Thursday, November 13, 2014

Interstellar and Baba Yaga's Hut

Over the weekend I watched Interstellar at the theater with my wife. As the story unfolded there was a scene that reminded me of Baba Yaga's Hut from my favorite issue of Dragon Magazine. What in the universe could Interstellar and Baba Yaga's Hut possibly have in common?
A tesseract.
Ok, for those of you who hate spoilers that is as close to a spoiler as I'll get. And I don't think it is much of one. Considering the movie deals with worm holes, black holes, and relativity, it should be no surprise that the concept of a tesseract makes an appearance in the movie. It also happens to be one of the more clever sci-fi aspects in the story. In case you're wondering yes we liked the movie very much and would recommend it. You should see it at the theater, Imax if you can. It's that kind of experience.
So, back to Baba Yaga's Hut. In Dragon Magazine #83 is an high level adventure featuring Baba Yaga written by Roger Moore. The layout of her hut's interior is a tesseract. This was not only the first issue of Dragon I had purchased, it was also the first time I'd learned about a tesseract. And my imagination was ignited by the potentials. There are so many strange possibilities in a 4th dimensional object and all the fascinating things you could do with it. It took a while to wrap my head around the concept, but once I grokked it, my mind was opened to dimensions I hadn't considered before.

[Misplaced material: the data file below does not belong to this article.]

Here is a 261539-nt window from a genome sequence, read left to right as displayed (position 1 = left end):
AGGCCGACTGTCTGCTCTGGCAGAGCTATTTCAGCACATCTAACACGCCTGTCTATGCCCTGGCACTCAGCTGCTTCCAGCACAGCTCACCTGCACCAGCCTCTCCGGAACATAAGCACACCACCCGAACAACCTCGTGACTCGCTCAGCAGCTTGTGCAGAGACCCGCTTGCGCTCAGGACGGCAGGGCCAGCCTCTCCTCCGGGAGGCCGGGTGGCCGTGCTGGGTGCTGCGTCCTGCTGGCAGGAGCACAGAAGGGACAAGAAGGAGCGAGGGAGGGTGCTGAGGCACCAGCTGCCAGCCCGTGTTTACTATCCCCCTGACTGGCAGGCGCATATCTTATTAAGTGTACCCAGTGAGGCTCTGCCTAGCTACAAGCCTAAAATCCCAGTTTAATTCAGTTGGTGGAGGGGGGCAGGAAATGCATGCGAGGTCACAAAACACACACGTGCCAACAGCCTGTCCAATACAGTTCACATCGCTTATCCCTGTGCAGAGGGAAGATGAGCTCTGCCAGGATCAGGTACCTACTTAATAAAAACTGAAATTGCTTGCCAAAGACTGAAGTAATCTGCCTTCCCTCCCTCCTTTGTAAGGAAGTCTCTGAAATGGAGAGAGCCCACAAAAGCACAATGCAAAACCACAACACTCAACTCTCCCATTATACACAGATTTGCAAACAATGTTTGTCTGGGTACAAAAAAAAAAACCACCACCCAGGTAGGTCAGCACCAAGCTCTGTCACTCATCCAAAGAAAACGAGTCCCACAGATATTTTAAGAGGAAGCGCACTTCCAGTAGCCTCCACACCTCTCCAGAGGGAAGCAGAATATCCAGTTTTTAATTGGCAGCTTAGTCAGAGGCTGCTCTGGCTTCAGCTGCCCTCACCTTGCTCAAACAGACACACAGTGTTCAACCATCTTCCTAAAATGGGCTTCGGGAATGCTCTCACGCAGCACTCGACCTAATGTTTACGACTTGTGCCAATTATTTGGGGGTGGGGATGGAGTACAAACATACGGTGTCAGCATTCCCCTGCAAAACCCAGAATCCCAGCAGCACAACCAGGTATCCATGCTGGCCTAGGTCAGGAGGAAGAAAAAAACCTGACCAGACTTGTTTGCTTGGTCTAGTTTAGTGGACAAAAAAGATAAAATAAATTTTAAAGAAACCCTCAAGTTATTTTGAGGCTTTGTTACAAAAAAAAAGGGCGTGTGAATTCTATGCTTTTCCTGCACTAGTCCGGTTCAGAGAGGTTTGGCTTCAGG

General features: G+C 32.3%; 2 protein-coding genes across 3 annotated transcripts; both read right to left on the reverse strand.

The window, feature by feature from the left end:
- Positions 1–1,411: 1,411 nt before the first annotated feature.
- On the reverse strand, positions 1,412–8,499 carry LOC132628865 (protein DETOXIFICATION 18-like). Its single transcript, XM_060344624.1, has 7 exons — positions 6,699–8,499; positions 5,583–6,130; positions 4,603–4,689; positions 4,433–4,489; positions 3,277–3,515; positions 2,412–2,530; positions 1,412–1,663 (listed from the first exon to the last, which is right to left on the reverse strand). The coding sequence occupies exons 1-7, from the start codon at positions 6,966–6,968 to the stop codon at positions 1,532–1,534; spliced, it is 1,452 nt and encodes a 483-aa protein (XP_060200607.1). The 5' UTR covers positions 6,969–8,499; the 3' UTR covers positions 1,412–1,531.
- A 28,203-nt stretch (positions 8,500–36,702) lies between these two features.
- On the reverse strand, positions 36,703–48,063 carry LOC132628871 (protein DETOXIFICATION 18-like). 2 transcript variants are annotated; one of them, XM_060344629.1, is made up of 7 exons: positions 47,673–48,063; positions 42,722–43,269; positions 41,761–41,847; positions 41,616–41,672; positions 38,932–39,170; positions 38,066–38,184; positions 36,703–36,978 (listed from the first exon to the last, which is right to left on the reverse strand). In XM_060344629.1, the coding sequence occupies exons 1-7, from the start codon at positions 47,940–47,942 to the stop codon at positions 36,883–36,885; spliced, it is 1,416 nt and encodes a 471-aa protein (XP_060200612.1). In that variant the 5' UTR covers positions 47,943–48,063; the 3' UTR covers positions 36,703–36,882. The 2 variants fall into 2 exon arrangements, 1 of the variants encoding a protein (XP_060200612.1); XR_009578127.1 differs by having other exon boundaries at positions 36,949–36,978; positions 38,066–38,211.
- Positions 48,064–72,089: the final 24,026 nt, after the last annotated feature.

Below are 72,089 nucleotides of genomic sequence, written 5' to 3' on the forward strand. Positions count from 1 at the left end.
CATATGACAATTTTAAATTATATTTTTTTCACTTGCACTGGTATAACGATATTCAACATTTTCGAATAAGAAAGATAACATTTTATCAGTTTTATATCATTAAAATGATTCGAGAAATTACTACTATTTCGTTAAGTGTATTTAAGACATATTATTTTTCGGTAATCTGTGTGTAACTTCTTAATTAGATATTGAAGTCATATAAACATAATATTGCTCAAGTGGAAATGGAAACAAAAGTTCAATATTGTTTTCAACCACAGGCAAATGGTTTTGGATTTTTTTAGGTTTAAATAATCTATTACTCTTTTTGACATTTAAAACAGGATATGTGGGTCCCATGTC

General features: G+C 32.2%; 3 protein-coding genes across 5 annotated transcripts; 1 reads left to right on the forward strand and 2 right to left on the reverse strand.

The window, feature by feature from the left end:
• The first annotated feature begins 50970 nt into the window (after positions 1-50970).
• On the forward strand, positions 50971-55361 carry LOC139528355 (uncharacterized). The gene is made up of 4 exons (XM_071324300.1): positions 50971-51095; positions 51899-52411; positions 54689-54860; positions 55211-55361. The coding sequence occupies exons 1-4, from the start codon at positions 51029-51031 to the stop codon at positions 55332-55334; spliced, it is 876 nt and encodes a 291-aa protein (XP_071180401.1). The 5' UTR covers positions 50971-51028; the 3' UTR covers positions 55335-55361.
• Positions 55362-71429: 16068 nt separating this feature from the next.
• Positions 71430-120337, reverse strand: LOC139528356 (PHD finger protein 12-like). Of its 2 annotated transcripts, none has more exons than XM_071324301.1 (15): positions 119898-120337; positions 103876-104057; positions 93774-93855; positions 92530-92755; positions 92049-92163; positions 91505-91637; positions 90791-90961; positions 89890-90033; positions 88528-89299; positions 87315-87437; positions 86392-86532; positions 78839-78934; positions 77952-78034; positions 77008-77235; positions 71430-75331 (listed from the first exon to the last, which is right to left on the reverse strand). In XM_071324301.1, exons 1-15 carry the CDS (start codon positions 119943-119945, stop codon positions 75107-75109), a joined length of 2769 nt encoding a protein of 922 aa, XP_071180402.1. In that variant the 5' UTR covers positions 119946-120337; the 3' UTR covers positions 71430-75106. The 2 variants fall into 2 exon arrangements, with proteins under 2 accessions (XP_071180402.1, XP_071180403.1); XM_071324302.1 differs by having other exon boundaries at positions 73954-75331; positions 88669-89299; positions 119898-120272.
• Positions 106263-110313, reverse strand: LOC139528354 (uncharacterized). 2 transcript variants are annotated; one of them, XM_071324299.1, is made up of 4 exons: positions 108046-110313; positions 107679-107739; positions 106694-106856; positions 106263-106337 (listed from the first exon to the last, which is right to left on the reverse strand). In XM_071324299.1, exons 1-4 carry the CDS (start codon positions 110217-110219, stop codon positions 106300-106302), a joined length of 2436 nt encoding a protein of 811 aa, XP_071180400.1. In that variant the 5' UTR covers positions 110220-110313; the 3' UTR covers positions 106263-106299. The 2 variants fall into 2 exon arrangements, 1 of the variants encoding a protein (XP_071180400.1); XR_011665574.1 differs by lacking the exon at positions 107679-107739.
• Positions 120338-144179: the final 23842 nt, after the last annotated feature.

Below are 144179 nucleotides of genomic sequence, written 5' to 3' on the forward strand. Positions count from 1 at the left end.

There is a scene in Interstellar that is one of the best visual representations of a tesseract I've yet seen. And once you see it, the maps in Baba Yaga's Hut will make a lot more sense.
I never have had a chance to play through this adventure. However since reading this issue of Dragon, Baba Yaga has become one of my favorite fairy tale characters and I've read a lot about her over the years. I've gotten to do a few illustrations about her for various publishers. Like this one in Legend of Badass published by HarperCollins:
TSR revised the adventure and published it in a module called, the Dancing Hut of Baba Yaga written by Lisa Smedman. I recently acquired this artifact, but haven't read all the way through it. Based on my skim through it looks like it is more inspired by Roger Moore's version than an actual rehash. It still looks pretty good. Though the few reviews I've read by those who have actually played it report that players quickly become frustrated by the layout and the various traps and puzzles in it. I can see how moving through a tesseract could be bewildering for 3-dimensional beings like ourselves.
There is another Baba Yaga product by TSR I have, one of those choose-your-adventure books. I have played through that one, and enjoyed it quite a bit. But that is worth a post of its own.

2 comments:

  1. Baba Yaga's hut makes more sense to a video game programmer. One area in a game isn't connected visually to another area, it's just that the departure zone has a link to the arrival zone and your character moves and the game loads the new area to display for you. I don't recall many times where there was a tesseract issue with people walking into the same room they just left, or standing on the ceiling of a room they passed through before on the floor. It was mainly just "don't bother with traditional mapping because everything is gonna overlap".

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  2. A great explanation here: http://www.businessinsider.com/neil-degrasse-tyson-interstellar-ending-2014-11

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